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Virginia Woolf: Night and Day
6. CHAPTER VI
Of all the hours of an ordinary working week-day, which are the pleasantest to look forward to and to look back upon? If a single instance is of use in framing a theory, it may be said that the minutes between nine-twenty-five and nine-thirty in the morning had a singular charm for Mary Datchet. She spent them in a very enviable frame of mind; her contentment was almost unalloyed. High in the air as her flat was, some beams from the morning sun reached her even in November, striking straight at curtain, chair, and carpet, and painting there three bright, true spaces of green, blue, and purple, upon which the eye rested with a pleasure which gave physical warmth to the body.
There were few mornings when Mary did not look up, as she bent to lace her boots, and as she followed the yellow rod from curtain to breakfast-table she usually breathed some sigh of thankfulness that her life provided her with such moments of pure enjoyment. She was robbing no one of anything, and yet, to get so much pleasure from simple things, such as eating one's breakfast alone in a room which had nice colors in it, clean from the skirting of the boards to the corners of the ceiling, seemed to suit her so thoroughly that she used at first to hunt about for some one to apologize to, or for some flaw in the situation. She had now been six months in London, and she could find no flaw, but that, as she invariably concluded by the time her boots were laced, was solely and entirely due to the fact that she had her work. Every day, as she stood with her dispatch-box in her hand at the door of her flat, and gave one look back into the room to see that everything was straight before she left, she said to herself that she was very glad that she was going to leave it all, that to have sat there all day long, in the enjoyment of leisure, would have been intolerable.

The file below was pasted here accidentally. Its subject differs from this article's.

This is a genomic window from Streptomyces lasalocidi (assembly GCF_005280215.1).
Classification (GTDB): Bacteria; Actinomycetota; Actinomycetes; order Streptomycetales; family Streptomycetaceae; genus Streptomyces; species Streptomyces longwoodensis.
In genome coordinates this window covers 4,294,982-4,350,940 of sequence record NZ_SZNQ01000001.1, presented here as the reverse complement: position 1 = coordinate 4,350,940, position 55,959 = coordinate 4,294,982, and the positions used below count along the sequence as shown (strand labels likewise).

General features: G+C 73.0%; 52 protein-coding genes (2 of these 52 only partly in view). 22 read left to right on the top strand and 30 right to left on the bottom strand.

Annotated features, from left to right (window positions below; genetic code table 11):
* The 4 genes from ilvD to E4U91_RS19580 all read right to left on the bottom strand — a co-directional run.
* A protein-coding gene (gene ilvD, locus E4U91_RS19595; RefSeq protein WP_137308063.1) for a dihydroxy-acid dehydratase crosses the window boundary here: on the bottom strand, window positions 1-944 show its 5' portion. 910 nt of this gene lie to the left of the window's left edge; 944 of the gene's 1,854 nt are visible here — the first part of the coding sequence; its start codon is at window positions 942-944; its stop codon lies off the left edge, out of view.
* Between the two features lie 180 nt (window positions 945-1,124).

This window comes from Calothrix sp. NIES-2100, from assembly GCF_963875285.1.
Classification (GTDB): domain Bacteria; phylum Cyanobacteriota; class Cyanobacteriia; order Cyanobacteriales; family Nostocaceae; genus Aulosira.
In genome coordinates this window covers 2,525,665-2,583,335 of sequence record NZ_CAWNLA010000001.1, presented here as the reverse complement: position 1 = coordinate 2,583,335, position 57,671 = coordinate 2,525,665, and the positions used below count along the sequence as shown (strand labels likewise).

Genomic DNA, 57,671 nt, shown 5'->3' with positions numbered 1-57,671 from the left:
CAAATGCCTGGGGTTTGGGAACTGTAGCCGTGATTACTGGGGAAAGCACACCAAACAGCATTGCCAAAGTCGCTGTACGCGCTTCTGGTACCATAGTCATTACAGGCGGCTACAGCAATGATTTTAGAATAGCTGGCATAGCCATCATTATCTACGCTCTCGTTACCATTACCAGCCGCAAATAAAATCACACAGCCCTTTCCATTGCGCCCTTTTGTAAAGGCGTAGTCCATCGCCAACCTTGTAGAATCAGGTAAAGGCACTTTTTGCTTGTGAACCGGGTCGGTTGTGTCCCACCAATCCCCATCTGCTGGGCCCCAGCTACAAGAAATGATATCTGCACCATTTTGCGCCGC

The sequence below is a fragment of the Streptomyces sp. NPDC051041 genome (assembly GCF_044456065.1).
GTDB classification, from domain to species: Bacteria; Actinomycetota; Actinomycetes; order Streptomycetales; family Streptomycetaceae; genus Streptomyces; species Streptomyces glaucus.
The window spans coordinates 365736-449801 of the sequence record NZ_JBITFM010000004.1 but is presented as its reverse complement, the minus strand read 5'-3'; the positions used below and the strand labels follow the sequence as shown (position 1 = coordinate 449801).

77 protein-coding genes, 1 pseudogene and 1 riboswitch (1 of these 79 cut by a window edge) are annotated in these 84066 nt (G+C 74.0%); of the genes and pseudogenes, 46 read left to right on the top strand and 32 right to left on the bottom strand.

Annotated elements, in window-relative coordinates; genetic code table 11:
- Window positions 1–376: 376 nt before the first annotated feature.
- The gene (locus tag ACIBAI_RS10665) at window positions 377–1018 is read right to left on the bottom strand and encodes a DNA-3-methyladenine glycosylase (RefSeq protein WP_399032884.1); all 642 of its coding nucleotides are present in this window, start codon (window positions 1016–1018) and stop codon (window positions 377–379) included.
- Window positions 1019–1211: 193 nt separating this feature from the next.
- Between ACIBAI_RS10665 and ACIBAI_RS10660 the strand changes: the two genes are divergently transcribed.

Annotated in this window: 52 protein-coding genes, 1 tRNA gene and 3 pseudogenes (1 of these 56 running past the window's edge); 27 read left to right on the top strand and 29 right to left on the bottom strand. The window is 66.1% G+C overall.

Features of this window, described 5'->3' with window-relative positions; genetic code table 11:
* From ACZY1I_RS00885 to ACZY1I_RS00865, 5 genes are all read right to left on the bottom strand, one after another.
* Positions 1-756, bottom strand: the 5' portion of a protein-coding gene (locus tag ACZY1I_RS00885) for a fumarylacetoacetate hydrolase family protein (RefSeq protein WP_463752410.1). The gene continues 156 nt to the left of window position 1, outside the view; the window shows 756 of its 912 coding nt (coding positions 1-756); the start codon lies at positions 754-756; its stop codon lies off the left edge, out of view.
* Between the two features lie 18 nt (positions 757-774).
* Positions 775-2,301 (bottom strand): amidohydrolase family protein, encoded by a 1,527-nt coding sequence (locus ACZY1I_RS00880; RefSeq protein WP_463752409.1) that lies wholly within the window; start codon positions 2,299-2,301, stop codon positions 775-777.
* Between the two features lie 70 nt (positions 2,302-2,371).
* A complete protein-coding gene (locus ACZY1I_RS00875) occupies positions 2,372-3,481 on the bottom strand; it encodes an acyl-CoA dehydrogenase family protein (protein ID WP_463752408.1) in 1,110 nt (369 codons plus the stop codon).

Out in the street she liked to think herself one of the workers who, at this hour, take their way in rapid single file along all the broad pavements of the city, with their heads slightly lowered, as if all their effort were to follow each other as closely as might be; so that Mary used to figure to herself a straight rabbit-run worn by their unswerving feet upon the pavement. But she liked to pretend that she was indistinguishable from the rest, and that when a wet day drove her to the Underground or omnibus, she gave and took her share of crowd and wet with clerks and typists and commercial men, and shared with them the serious business of winding-up the world to tick for another four-and-twenty hours.
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